The prominent traditional/modern cleavage in much of African gender research may be attributed to the mutually constitutive nature of academic and popular discourses. The conference aims to take a critical and careful look at the complicity of researchers and informants respectively in the ongoing construction of academic and cultural knowledge, and social practices of gender. How are these parts interconnected discursively and practically? What are the implications of power imbalances between the different players? How has gender been constructed in the ‘long conversation’ between missionaries, colonial administrators and local men and women? How did men and women in pre-colonial Africa think about gender – if they thought in those terms at all? Which cultural discourses on gender have been appropriated in specific historical, social and geographical locations, which have been appropriated piecemeal and which have been rejected? How is gender currently constituted in the discourses used by states, donors, religious representatives, civil society organizations etc – and by ‘grass root’ men and women? Which are the lessons from feminist re-interpretations of ‘tradition’? Also in the context of this theme we would like to see some critical attention directed at the parts played by applied social science approaches to constructions of gender, such as Gender-and-Development studies or medical anthropology.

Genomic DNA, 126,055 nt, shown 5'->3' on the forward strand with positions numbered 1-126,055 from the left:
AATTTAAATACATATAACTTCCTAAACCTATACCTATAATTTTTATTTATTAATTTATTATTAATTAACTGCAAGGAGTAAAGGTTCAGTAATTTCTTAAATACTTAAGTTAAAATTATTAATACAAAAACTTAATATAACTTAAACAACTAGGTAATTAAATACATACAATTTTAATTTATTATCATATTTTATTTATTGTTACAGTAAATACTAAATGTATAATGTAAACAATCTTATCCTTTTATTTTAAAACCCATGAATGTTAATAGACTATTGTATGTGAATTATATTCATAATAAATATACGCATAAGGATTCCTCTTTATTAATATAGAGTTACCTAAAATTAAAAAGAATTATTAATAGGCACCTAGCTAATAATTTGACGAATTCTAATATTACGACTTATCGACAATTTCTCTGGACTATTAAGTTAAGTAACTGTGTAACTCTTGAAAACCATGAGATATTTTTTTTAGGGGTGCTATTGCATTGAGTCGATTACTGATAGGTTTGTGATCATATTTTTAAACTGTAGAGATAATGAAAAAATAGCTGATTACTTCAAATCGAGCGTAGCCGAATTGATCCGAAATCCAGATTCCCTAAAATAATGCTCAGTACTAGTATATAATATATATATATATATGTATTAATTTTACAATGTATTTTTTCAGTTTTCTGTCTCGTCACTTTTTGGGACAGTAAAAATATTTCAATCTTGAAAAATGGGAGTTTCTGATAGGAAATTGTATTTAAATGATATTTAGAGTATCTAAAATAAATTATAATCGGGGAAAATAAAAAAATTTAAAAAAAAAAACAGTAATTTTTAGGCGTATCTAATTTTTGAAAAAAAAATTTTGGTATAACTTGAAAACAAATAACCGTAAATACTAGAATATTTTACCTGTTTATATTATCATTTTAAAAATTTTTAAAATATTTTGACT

This theme aims to explore the multiplicity of identities in the historical and contemporary African experience. Historically, how has gender been constituted and how is it currently mediated in relation to other forms of identity? What are the connections between subjectivities, multiple cultural discourses and gendered identities in specific social situations? Recent feminist research, in the wake of the criticisms of early feminist writings that universalised gender, has focused increasingly on the contextual ways in which gendered identities and relations are played out. How do, in these contexts, issues of power come into play? How is it possible in studies of multiple identities to take not only discourses, but also embodied practices into consideration? By exploring discussions on, among other subjects, masculinities, gay and lesbian identities, heterosexism, and the social and discursive constructions of gendered identities within different sites and through a range of social and cultural practices, the conference aims to generate debate about what ‘gender’ in African and other contexts means.